The Evidence is In: Vouchers Don’t Work

What Do the Facts Say?

Arizona’s Voucher Lesson

For more on education politics and policy in Tennessee, follow @TNEdReport


 

 

TREE: A Takedown of Vouchers

Tennesseans Reclaiming Educational Excellence (TREE) is out with an email detailing the latest efforts to pass vouchers at the Tennessee General Assembly. The message is clear: Vouchers don’t work and they’re pretty expensive.

Here’s the text:

The “Ever-Expanding Universe of Vouchers” was a blog post https://treetn.org/expanding-vouche… TREE did last year warning Tennessee about school voucher intentions. In that blog we stated, “Voucher supporters, along with money from outside interests, will stop at nothing to expand voucher programs in Tennessee, effectively creating a privatized black hole for taxpayer dollars. Tennessee ranks 47th in funding for public education, leaving schools to tread water while legislators look for ways to fund private schools.” And where are we AGAIN this year? Fighting back multiple attempts to expand public school vouchers.

One bill will expand the TN IEP voucher. Only 38 out of 20k qualifying families bothered to sign up for the current version of this voucher. But, it is not about what families want. It is about expanding. This new version wants to qualify more disabilities to wave their IDEA rights and take the money even though we have no idea if the pilot works. This IEP expansion is modeled after Arizona. The Arizona Legislature created its ESA program in 2011 for special-needs students and has since expanded it to allow children from poor-performing schools, from military families, and others. Watch for this pattern in Tennessee. It is all intentional.

MEMPHIS IS THE TARGET
The other voucher bill (HB126) left progressing through committee is squarely and unfairly aimed at Memphis as a pilotAnd Memphis parents, school boards, and elected officials have not been silent in their objection. Here is what we know about urban pilots. Every time a voucher starts as an urban pilot for a small number of students, it expands across the state. Flashback to charter schools as an urban pilot solution. And now several rural districts are seeing charter school intent letters. The playbook is followed in every state where privatized solutions proliferate. Vouchers will not stop at a pilot. Isn’t the point of a pilot to see if something works? The word pilot is a sham. We don’t even know if the IEP disability pilot is working and it is already expanding.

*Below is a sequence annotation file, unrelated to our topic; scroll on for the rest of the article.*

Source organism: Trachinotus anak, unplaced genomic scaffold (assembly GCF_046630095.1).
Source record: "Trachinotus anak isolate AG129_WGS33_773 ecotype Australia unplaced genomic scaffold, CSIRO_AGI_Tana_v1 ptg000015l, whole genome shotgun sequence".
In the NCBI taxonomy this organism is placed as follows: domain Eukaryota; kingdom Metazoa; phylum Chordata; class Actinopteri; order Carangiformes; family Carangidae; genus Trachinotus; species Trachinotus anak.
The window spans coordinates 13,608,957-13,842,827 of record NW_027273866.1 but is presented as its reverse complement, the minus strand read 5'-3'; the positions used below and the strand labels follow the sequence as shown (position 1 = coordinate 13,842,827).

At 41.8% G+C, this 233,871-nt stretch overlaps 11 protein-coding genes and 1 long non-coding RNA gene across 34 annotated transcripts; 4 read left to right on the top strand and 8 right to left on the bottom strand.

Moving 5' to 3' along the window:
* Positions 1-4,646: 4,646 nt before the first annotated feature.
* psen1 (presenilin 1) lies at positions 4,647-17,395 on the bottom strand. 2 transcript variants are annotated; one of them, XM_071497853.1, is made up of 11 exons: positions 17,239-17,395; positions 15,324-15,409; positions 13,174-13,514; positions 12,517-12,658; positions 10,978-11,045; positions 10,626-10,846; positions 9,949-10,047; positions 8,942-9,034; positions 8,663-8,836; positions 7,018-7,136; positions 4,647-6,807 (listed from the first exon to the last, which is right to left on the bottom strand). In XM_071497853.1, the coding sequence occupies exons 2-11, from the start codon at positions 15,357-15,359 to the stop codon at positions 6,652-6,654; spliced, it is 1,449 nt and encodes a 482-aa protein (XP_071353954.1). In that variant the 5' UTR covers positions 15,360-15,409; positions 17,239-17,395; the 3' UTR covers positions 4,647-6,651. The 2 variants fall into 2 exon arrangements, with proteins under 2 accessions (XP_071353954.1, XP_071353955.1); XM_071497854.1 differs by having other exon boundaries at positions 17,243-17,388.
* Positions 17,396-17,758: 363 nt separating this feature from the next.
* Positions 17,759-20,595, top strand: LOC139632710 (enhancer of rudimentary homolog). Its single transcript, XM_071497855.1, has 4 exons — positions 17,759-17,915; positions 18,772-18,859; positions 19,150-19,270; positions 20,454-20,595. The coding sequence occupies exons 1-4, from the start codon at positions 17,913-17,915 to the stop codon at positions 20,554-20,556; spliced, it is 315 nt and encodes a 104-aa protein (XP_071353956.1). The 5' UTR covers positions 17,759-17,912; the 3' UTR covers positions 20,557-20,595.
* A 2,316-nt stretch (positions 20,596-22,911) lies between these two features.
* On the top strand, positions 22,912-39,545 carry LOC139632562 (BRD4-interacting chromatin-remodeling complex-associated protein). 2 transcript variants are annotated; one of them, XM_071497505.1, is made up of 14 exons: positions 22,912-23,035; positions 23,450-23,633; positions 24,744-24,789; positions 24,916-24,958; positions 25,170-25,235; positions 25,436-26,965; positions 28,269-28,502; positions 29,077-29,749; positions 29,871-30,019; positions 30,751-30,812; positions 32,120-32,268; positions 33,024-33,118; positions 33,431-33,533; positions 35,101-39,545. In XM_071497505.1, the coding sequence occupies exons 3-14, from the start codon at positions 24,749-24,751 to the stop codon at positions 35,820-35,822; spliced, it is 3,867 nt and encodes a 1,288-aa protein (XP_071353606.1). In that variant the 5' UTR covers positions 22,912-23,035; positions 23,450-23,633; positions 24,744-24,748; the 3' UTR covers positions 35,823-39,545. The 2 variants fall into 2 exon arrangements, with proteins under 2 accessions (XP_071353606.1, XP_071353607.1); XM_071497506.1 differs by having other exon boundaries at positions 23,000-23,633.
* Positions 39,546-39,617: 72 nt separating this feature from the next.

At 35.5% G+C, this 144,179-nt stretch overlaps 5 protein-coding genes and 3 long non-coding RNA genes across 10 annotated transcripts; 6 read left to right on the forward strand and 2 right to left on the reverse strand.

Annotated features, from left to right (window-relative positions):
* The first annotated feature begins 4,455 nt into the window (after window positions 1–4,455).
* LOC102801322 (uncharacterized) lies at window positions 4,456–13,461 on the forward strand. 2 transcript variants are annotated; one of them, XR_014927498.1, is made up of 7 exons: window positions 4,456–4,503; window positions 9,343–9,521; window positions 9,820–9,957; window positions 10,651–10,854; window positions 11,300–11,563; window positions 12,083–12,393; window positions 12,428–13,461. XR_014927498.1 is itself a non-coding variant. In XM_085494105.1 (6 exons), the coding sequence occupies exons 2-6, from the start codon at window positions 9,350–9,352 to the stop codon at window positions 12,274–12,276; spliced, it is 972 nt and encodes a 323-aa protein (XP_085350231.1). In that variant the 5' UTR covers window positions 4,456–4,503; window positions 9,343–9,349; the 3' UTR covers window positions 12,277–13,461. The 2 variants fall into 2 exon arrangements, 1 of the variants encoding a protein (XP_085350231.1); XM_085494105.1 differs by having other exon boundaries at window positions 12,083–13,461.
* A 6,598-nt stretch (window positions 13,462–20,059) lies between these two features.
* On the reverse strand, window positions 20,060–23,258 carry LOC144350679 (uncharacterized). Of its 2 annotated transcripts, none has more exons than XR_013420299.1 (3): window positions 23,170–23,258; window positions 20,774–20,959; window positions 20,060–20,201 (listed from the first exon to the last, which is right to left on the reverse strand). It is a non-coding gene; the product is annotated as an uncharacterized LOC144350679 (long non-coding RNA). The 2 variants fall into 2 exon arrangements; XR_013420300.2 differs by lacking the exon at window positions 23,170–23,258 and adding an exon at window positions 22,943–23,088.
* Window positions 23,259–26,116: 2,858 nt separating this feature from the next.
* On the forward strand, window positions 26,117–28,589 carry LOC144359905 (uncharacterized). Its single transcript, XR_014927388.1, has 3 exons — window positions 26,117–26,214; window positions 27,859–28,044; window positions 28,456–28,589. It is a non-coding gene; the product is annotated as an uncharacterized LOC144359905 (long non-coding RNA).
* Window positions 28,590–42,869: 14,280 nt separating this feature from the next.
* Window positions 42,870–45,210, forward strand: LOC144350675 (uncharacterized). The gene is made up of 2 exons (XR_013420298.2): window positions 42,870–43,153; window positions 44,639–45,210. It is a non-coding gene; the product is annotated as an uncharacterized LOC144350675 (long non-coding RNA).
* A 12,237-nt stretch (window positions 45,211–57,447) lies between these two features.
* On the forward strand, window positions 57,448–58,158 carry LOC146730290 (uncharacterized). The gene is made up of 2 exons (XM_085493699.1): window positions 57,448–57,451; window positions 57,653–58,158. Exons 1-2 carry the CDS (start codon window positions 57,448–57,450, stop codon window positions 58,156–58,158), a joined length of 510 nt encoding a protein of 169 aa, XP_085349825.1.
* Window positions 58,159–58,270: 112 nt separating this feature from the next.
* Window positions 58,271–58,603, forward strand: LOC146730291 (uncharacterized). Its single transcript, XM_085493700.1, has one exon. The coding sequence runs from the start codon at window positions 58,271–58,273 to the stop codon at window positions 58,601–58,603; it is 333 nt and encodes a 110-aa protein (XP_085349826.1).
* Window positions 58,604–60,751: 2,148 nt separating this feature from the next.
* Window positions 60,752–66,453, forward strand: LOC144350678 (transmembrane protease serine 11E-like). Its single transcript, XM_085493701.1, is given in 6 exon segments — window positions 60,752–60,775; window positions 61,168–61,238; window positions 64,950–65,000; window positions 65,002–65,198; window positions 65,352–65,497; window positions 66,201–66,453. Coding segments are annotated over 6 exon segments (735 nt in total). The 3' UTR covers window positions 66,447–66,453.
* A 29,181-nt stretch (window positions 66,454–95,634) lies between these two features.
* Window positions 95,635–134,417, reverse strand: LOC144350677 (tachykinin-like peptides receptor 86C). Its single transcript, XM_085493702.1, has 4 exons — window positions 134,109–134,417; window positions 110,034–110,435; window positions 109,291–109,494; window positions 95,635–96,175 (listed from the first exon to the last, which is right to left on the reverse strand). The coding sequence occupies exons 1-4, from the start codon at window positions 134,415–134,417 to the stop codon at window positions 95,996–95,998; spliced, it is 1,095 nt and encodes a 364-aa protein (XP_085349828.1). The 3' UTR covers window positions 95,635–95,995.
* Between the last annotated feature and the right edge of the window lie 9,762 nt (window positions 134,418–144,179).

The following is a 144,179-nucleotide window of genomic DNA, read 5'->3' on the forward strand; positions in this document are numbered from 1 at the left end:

This Memphis pilot bill is stuck on whether it will even use the TNReady to see if the pilot works.  How is that fair? How do you show a voucher pilot improves educational outcomes for children if they don’t take TNReady? Then what kind of overreach will we see private school curriculum to make sure “the test” is addressed? It is a slippery slope.

THANK YOU COUNTY COMMISSIONERS
Concerns are growing fast as the County Commissioners Association published a spreadsheet (shown above) that TREE obtained via email, sent to Association members outlining a rough idea, county by county illustrating “[H]ow a k-12 voucher program might impact county budgets, particularly if you compare revenue lost when a student transfers out of a school district and into a private school.  https://drive.google.com/file/d/0B6… ) The chart shows the amount of county property tax needed to offset a 10-percent decrease in student population. [The Association] research has cross-checked many of the systems and, for the most part, it appears to be accurate. ” Of note: Carroll County sets its districts differently, so the formula used does not translate for that county.

The property tax increases to offset vouchers seen on the spreadsheet is not something any county commissioner wants to pass on to property owners. Lauderdale County loses the most with an 84.23 cent increase per year. Davidson is looking at a 30.36 cent increase. The Tennessee Ed Report did a post that outlined skyrocketing taxes in Indiana and some potential scenarios for Tennessee. http://tnedreport.com/2017/03/the-v…

School vouchers become a parallel school system to fund. One Tennessee cannot afford.

Parents feel vouchers are an empty promise. Study after study show they do not work to increase achievement. https://www.brookings.edu/research/… Without transportation and the ability to cover all the extras, a voucher is not really in reach of most public school families. The private schools most familiar won’t be taking vouchers. And in the end, voucher school choice is the choice of the private school to accept a student and to keep a student. It opens the door to discriminatory practices that leave Shelby County parents in doubt this is little more than a religious school subsidy with tax dollars that experiments on their children.

Our government needs to invest in neighborhood schools, invest in RTi2 small intervention classes, time with a teacher, community schools coordinators to coordinate wrap-around services and discipline supports. Fund opportunities to engage in learning. Not siphon off public dollars into private, unregulated hands. We must support Shelby County Schools, not public money for vouchers. Former Lt. Governor Ron Ramsey confirmed that he supported intentions to expand the program statewide when he recently spoke to a group of Shelby County Republicans in Bartlett. These pilots are nothing more than seeds for state voucher program growth and higher taxes.